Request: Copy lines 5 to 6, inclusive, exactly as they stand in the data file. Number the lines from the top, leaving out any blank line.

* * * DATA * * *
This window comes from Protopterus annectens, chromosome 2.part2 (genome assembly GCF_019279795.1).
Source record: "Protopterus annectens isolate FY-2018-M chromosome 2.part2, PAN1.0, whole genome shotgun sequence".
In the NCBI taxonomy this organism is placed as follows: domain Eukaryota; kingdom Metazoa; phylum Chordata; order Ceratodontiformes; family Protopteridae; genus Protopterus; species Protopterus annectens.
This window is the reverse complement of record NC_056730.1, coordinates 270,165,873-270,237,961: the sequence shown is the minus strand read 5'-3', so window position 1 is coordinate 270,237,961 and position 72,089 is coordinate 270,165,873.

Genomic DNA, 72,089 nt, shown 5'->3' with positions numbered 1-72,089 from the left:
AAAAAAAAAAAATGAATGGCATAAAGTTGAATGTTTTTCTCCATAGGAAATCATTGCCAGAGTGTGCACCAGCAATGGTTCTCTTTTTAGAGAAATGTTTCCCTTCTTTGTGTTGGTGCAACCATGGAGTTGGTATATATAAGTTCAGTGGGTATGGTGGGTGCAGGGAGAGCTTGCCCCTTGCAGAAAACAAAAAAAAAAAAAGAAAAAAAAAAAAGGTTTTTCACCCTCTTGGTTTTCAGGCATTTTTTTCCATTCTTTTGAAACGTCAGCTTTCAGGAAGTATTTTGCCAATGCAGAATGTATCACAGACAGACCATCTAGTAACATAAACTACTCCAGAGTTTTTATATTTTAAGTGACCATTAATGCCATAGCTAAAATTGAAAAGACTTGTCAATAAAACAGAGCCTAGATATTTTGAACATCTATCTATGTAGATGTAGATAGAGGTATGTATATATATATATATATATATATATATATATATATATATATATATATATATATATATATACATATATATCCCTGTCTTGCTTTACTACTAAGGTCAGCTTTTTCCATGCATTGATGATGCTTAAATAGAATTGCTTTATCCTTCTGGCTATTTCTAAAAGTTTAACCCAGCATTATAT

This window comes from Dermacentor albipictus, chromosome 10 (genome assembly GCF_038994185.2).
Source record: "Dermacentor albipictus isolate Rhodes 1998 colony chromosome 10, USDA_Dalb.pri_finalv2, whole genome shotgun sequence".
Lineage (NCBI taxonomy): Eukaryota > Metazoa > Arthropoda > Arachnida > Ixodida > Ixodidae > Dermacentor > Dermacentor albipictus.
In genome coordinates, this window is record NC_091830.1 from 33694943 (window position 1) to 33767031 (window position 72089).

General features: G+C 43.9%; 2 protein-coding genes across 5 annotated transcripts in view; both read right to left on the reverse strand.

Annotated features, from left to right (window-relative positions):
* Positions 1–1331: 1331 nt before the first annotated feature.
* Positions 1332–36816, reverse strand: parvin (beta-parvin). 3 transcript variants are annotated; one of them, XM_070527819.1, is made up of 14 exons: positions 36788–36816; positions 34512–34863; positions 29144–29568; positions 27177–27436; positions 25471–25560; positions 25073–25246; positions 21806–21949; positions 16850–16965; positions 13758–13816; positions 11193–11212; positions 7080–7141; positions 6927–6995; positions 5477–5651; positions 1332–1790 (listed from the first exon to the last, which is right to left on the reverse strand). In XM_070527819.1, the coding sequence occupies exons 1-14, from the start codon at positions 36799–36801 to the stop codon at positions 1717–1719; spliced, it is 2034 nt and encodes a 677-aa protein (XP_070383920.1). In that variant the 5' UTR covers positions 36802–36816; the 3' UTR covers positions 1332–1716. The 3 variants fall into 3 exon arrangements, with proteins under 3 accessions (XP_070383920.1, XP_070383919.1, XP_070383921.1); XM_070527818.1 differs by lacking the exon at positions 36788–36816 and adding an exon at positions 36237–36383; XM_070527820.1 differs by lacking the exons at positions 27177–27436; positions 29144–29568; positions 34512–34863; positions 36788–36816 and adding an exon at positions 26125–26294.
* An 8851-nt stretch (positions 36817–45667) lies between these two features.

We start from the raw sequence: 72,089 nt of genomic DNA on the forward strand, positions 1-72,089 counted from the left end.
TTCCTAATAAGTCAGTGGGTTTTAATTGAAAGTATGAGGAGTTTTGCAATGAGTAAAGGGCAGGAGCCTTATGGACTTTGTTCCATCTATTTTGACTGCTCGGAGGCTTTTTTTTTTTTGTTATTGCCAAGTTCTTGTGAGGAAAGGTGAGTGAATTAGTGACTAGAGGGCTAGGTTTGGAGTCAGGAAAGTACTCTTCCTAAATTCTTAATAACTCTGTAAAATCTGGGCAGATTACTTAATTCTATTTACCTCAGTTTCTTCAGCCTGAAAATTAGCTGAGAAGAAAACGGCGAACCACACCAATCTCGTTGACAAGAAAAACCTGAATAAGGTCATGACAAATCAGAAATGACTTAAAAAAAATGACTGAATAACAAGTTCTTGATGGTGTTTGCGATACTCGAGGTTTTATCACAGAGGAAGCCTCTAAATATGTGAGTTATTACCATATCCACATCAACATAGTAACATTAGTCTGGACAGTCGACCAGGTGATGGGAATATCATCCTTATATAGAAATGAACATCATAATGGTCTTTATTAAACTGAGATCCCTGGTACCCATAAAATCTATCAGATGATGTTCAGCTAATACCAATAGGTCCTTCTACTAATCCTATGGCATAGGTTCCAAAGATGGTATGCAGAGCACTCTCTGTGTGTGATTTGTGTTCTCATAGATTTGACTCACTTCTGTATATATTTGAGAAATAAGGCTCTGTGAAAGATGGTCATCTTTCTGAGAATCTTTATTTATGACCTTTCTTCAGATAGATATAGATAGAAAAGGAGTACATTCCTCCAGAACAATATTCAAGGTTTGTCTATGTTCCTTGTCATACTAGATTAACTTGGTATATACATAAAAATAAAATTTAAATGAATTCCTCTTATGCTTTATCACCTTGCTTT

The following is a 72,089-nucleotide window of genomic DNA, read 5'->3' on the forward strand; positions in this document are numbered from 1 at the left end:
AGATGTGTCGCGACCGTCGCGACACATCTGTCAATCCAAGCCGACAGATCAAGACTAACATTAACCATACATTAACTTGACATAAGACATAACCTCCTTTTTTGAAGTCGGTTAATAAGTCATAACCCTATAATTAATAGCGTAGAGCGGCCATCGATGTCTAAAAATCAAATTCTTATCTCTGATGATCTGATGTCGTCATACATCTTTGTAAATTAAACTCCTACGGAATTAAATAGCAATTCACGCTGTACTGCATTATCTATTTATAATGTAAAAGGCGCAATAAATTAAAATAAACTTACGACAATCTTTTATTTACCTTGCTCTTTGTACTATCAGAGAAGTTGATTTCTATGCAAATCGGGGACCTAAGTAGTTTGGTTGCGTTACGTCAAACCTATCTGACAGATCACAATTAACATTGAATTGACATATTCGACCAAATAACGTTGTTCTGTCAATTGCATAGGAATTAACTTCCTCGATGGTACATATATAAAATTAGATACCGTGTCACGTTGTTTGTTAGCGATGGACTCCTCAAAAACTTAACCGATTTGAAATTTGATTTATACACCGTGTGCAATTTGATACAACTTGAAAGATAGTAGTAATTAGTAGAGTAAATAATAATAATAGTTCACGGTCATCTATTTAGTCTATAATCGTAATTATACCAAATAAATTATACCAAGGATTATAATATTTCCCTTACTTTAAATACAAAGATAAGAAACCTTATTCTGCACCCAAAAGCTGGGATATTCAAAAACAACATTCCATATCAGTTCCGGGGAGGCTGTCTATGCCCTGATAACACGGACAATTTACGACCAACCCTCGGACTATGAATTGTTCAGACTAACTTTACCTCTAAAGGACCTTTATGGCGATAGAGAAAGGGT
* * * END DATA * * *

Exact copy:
Genomic DNA, 72,089 nt, shown 5'->3' with positions numbered 1-72,089 from the left:
AAAAAAAAAAAATGAATGGCATAAAGTTGAATGTTTTTCTCCATAGGAAATCATTGCCAGAGTGTGCACCAGCAATGGTTCTCTTTTTAGAGAAATGTTTCCCTTCTTTGTGTTGGTGCAACCATGGAGTTGGTATATATAAGTTCAGTGGGTATGGTGGGTGCAGGGAGAGCTTGCCCCTTGCAGAAAACAAAAAAAAAAAAAGAAAAAAAAAAAAGGTTTTTCACCCTCTTGGTTTTCAGGCATTTTTTTCCATTCTTTTGAAACGTCAGCTTTCAGGAAGTATTTTGCCAATGCAGAATGTATCACAGACAGACCATCTAGTAACATAAACTACTCCAGAGTTTTTATATTTTAAGTGACCATTAATGCCATAGCTAAAATTGAAAAGACTTGTCAATAAAACAGAGCCTAGATATTTTGAACATCTATCTATGTAGATGTAGATAGAGGTATGTATATATATATATATATATATATATATATATATATATATATATATATATATATATATATACATATATATCCCTGTCTTGCTTTACTACTAAGGTCAGCTTTTTCCATGCATTGATGATGCTTAAATAGAATTGCTTTATCCTTCTGGCTATTTCTAAAAGTTTAACCCAGCATTATAT